Something was out of joint.
Recently, upon reading Malcolm Gladwell’s book Outliers, it occurred to me that my early go-it-alone vision was never really a break with the American Dream, but more precisely a variation upon it.
That is to say, I had subscribed to the (western capitalist) idea that one succeeds alone.
Thornton Wilder once described American individualism thusly: "The inability to draw strength from any dependency."
I had crept dangerously close to feeling ashamed of myself for seeking, or needing to seek, help.
In Outliers Gladwell encourages us to see through our culture’s success myths, and presents numerous compelling case-studies to help us do so. It seems to me his message is particularly beneficial in a present moment rife with job loss.
"In the autobiographies published every year by the billionaire/entrepreneur/rock star/celebrity, the story line is always the same: our hero is born in modest circumstances and by virtue of his own grit and talent fights his way to greatness. … [But] people don’t rise from nothing. We do owe something to parentage and patronage. The people who stand before kings may look like they did it all by themselves. But in fact they are invariably the beneficiaries of hidden advantages and extraordinary opportunities and cultural legacies that allow them to learn and work hard and make sense of the world in ways others cannot."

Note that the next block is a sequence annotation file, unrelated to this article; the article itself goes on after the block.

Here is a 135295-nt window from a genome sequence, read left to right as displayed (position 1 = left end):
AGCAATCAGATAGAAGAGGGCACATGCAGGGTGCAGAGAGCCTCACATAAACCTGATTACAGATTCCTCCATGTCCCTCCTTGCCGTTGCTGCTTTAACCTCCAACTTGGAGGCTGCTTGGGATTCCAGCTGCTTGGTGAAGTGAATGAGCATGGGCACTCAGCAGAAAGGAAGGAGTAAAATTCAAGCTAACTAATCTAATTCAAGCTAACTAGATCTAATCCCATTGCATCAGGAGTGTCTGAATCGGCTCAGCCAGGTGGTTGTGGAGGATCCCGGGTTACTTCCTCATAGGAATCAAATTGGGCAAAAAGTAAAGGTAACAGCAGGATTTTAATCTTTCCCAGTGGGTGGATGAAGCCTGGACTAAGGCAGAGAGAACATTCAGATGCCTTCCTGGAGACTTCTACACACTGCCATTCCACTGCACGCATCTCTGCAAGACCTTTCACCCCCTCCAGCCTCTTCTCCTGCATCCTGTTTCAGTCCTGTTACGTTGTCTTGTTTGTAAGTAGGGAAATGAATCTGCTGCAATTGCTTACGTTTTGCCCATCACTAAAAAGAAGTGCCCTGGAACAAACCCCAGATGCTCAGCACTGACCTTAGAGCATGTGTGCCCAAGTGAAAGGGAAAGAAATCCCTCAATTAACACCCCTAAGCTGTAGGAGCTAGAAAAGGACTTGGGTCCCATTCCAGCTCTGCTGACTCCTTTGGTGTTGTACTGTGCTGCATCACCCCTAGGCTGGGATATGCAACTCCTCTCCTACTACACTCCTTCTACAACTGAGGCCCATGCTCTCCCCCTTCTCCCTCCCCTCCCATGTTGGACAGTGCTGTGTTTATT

Later he goes on,
"The lesson here is very simple. But it is striking how often it is overlooked. We are so caught in the myths of the best and the brightest and the self-made that we think Outliers [Gladwell's term for the brilliantly successful] spring naturally from the earth."
Meritocracy: “Those Worthy of Success Should Need No Help”:
America, we are encouraged to believe, is a pure meritocracy. But we do well to remember — especially in tough economic times like now — that faith in meritocracy is a recipe for unhappiness, for as Alain de Botton eloquently reminds us in his remarkable book Status Anxiety:
"In a meritocratic world in which well-paid jobs [can] be secured only through native intelligence and ability, money [begins] to look like a sound signifier of character. The rich are not only wealthier, it seem[s]; they might also be plain better."